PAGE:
Specific studies suggest a higher frequency of certain pathogens in some geographical areas as described in the 2001 BTS guidelines . A global study found a frequency of atypical pathogens of 20â28% of cases in different regions of the world. A similar figure of 23.5% was found in a multicentre South Asian study.

    Pathogens which are more common as a cause of community acquired pneumonia in certain geographical regions

    Studies from Chile and Nicaragua report a similar pathogen spectrum to previous European studies.

    Evidence of legionella infection was found in 31.7% of non-consecutive pneumonia cases in Trinidad and 5.1% of 645 consecutive cases in Brazil. An incidence of 5.2% for C pneumoniae was found by the same group, with a frequency of 8.1% being found in a Canadian study. In 62% of these cases an additional pathogen was also found.

    An outpatient study in Arizona found evidence of coccidioidomycosis in 29% of 55 cases.

    Studies from south and east Asia found high frequencies of S pneumonia,C pneumonia and Gram-negative bacteria and Haemophilus influenzae in Thailand. In China, H influenzae was the predominant pathogen in one study, but S pneumoniae and M pneumoniae in another.S pneumoniae followed by H influenzae predominated in Japan, and S pneumoniae followed by M pneumoniae in Taiwan.

    S pneumoniae and Klebsiella pneumoniae were found to be the most frequent causes of CAP in the ICU on an Indian Ocean island.

    Severely Ill Patients With Cap

    Community Acquired Pneumonia (DETAILED) Overview

    Mortality is in the region of 12% for hospitalised CAP but > 30% among those admitted to the ICU .

    Obvious reasons for referral are the need for mechanical ventilation and the presence of septic shock. Otherwise patients with a CURB-65 of â¥3 should be evaluated for ICU admission. Clinical judgment, however, is important as elderly or immunocompromised patients may warrant ICU admission even with lower scores .

    Organisms that cause severe CAP are similar to those that cause less severe disease S. pneumoniae, Legionella spp., S. aureus and K. pneumoniae and viruses such as influenza . However, other organisms are important to consider especially in the right clinical or geographical context: influenza H5N1 and H7N3, SARS and MERSCoV, Hantavirus, P. jirovecii, enteric gram-negative bacilli , MSSA or MRSA , and M. tuberculosis.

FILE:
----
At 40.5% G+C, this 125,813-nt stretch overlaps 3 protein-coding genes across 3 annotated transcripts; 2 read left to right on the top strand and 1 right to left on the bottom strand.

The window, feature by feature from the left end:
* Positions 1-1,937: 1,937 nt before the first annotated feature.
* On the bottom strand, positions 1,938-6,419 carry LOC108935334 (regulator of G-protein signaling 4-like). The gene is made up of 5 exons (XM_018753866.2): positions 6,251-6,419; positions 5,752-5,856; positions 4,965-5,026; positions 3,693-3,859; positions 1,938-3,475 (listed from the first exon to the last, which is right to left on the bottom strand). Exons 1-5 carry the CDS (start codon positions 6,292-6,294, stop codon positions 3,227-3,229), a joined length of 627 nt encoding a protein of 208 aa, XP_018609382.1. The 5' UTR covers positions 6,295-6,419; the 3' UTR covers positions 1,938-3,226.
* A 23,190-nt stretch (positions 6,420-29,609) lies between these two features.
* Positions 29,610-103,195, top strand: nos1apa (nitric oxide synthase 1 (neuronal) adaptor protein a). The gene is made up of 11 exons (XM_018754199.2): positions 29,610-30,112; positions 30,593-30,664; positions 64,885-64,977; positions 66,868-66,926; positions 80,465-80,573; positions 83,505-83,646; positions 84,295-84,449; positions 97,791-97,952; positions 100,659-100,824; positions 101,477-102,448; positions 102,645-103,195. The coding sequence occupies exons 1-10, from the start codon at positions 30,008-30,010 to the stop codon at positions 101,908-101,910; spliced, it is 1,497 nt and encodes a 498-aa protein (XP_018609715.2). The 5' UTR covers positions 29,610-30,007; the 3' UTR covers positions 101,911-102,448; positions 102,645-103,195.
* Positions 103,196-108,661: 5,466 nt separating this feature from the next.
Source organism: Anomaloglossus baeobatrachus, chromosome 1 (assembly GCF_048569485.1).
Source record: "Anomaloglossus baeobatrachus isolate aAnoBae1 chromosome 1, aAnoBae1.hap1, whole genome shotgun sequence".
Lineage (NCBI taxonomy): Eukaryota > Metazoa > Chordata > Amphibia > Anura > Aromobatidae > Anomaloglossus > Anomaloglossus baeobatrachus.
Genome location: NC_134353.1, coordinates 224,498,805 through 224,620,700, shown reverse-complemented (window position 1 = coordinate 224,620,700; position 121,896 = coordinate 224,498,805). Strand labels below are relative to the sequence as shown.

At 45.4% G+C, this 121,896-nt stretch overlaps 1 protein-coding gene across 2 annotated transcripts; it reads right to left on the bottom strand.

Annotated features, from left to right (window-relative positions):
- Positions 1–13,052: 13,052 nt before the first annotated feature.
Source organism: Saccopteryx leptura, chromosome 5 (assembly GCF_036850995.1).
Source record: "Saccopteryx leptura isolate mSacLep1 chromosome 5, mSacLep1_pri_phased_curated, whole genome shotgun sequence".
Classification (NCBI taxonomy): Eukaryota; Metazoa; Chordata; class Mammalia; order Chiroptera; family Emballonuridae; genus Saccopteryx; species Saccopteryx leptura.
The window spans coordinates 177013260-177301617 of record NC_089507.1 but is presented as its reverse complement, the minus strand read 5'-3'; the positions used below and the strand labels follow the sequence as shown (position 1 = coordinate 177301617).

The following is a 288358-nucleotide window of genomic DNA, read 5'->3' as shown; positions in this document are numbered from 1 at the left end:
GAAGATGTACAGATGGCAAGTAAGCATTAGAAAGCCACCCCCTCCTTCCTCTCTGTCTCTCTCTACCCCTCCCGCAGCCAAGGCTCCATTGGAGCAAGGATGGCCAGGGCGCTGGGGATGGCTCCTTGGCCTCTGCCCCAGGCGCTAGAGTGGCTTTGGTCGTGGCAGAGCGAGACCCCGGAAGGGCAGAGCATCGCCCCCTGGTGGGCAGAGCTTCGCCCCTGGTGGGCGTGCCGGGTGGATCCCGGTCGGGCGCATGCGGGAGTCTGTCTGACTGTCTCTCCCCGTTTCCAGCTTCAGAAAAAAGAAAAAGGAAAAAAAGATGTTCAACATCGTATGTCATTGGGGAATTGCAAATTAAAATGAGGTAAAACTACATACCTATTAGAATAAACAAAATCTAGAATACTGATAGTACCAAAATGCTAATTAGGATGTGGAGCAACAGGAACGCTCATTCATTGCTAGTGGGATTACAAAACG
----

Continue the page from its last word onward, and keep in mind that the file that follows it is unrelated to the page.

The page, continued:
Potentially useful interventions include those that are relevant to any patient with severe sepsis and mechanical ventilation should be utilised to restore adequate oxygenation without causing lung injury .

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    Types Of Antibiotics For Pneumonia

    There are multiple types of antibiotics that work in slightly different ways. Some are more commonly used to treat pneumonia than others based on things like:

    • The bacteria causing infection
    • The severity of the infection
    • If youre in a patient group at greatest risk from pneumonia

    The types of antibiotics that your doctor might typically prescribe for pneumonia include the following:

    Antibiotics prescribed for children with pneumonia include the following:

    • Infants, preschoolers, and school-aged children with suspected bacterial pneumonia may be treated with amoxicillin.
    • Children with suspected atypical pneumonia can be treated with macrolides.
    • Children allergic to penicillin will be treated with other antibiotics as needed for the specific pathogen.
    • Hospitalized, immunized children can be treated with ampicillin or penicillin G.
    • Hospitalized children and infants who are not fully vaccinated may be treated with a cephalosporin.
    • Hospitalized children with suspected M. pneumoniae or C. pneumoniae infection may be treated with combination therapy of a macrolide and a beta-lactam antibiotic .
    • Hospitalized children with suspected S. aureus infections might be treated with a combination of Vancocin or clindamycin and a beta-lactam.

    What Microbiological Investigations Should Be Performed In Patients With Suspected Cap In The Community

    Recommendations

    • For patients managed in the community, microbiological investigations are not recommended routinely.

    • Examination of sputum should be considered for patients who do not respond to empirical antibiotic therapy.